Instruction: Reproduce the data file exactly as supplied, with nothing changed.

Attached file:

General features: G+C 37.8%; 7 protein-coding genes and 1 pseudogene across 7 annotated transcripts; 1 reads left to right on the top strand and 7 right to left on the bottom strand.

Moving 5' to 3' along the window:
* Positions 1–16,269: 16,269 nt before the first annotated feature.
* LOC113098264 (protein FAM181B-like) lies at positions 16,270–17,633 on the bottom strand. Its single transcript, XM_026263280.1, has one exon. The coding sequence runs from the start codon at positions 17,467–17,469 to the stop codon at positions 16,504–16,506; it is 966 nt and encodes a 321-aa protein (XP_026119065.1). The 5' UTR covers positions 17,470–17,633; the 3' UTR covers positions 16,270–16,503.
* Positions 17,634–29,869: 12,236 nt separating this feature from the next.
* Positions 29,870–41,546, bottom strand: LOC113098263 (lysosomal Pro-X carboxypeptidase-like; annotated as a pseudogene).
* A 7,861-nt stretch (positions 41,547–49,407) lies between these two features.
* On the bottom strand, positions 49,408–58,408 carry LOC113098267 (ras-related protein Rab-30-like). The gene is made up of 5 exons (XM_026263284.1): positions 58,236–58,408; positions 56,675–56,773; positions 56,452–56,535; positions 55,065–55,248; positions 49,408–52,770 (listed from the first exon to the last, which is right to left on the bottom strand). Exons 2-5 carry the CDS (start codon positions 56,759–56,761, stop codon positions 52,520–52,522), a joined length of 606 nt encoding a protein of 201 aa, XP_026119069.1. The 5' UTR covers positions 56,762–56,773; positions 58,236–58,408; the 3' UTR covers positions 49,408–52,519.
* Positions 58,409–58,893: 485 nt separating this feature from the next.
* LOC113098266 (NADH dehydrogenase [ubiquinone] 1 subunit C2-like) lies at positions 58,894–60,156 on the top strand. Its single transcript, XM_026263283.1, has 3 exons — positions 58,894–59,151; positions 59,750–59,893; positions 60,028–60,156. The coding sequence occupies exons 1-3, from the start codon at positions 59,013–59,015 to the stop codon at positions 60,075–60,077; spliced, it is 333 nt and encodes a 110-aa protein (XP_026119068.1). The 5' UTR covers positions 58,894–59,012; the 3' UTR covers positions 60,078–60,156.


General features: G+C 37.8%; 7 protein-coding genes and 1 pseudogene across 7 annotated transcripts; 1 reads left to right on the top strand and 7 right to left on the bottom strand.

Moving 5' to 3' along the window:
* Positions 1–16,269: 16,269 nt before the first annotated feature.
* LOC113098264 (protein FAM181B-like) lies at positions 16,270–17,633 on the bottom strand. Its single transcript, XM_026263280.1, has one exon. The coding sequence runs from the start codon at positions 17,467–17,469 to the stop codon at positions 16,504–16,506; it is 966 nt and encodes a 321-aa protein (XP_026119065.1). The 5' UTR covers positions 17,470–17,633; the 3' UTR covers positions 16,270–16,503.
* Positions 17,634–29,869: 12,236 nt separating this feature from the next.
* Positions 29,870–41,546, bottom strand: LOC113098263 (lysosomal Pro-X carboxypeptidase-like; annotated as a pseudogene).
* A 7,861-nt stretch (positions 41,547–49,407) lies between these two features.
* On the bottom strand, positions 49,408–58,408 carry LOC113098267 (ras-related protein Rab-30-like). The gene is made up of 5 exons (XM_026263284.1): positions 58,236–58,408; positions 56,675–56,773; positions 56,452–56,535; positions 55,065–55,248; positions 49,408–52,770 (listed from the first exon to the last, which is right to left on the bottom strand). Exons 2-5 carry the CDS (start codon positions 56,759–56,761, stop codon positions 52,520–52,522), a joined length of 606 nt encoding a protein of 201 aa, XP_026119069.1. The 5' UTR covers positions 56,762–56,773; positions 58,236–58,408; the 3' UTR covers positions 49,408–52,519.
* Positions 58,409–58,893: 485 nt separating this feature from the next.
* LOC113098266 (NADH dehydrogenase [ubiquinone] 1 subunit C2-like) lies at positions 58,894–60,156 on the top strand. Its single transcript, XM_026263283.1, has 3 exons — positions 58,894–59,151; positions 59,750–59,893; positions 60,028–60,156. The coding sequence occupies exons 1-3, from the start codon at positions 59,013–59,015 to the stop codon at positions 60,075–60,077; spliced, it is 333 nt and encodes a 110-aa protein (XP_026119068.1). The 5' UTR covers positions 58,894–59,012; the 3' UTR covers positions 60,078–60,156.